Microsoft: Connected Car and Maps

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Microsoft: Connected Car and Maps

Microsoft has joined web mapping companies TomTom, HERE, and the geographic information system provider Esri as part of its ambitious plan to become a leading supplier in the autonomous and connected car market. The announcement comes as the US Transportation department recent announcement that all cars and small trucks will need to be equipped with vehicle-to-vehicle communication technology which will allow cars to “talk” to each other, as well as with traffic lights, cameras, and other infrastructure.

Microsoft, Here and Tom Tom

From left to right: Ashish Pandya, director of corporate strategy at HERE; Pieter Gillegot-Vergauwen, vice president of TomTom product management and maps; Heather Blatchford, director of global alliances at Esri; and Chris Pendleton, Microsoft principal program manager of Azure location-based services at the Microsoft Technology Center in Detroit.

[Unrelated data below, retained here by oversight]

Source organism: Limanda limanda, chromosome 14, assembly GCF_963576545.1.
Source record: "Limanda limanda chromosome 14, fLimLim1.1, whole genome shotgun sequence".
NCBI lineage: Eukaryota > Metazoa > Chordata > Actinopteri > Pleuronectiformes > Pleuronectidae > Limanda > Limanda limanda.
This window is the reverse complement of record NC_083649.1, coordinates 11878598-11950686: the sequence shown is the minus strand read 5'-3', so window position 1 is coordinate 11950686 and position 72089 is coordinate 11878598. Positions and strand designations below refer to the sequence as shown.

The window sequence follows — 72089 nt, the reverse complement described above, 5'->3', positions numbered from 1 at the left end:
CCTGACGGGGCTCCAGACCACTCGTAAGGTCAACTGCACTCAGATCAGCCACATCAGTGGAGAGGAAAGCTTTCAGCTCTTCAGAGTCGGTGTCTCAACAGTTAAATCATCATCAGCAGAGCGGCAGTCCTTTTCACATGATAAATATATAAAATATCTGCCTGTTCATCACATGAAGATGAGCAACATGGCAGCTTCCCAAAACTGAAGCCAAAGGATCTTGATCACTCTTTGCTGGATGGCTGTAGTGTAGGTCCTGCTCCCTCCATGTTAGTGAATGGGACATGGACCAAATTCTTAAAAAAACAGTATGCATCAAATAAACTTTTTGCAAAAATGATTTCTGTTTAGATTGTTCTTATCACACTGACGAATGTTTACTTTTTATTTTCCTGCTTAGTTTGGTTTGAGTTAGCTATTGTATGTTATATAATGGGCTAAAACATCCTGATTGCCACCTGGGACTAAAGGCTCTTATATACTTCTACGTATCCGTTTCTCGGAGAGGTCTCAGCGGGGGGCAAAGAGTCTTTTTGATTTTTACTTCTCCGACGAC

Unlike its competitors, Google and Apple, Microsoft does not intend to enter the field of automotive production itself, but instead will provide vehicle-to-vehicle, vehicle-to-infrastructure, and autonomous technology for as many new cars and trucks as possible through the new partnership for connected car.

“We have bold ambitions for location services “

said Chris Pendleton, programm manager for Microsoft’s Azure cloud service division. He believes that cars will soon be able to their owners about the appointments, offer smart navigation with a calendar tied to the user’s route, and find a coffee shop convenient to a business meeting. This technology will be an important part of the “Smart Cities” concept. Microsoft claims that the combined technological developments expected from its new collaboration would go beyond the safety of V2V, V2I, and autonomy, and would make a vehicle function like a smartphone.

Author: Tim Cole
Image Credit: Microsoft


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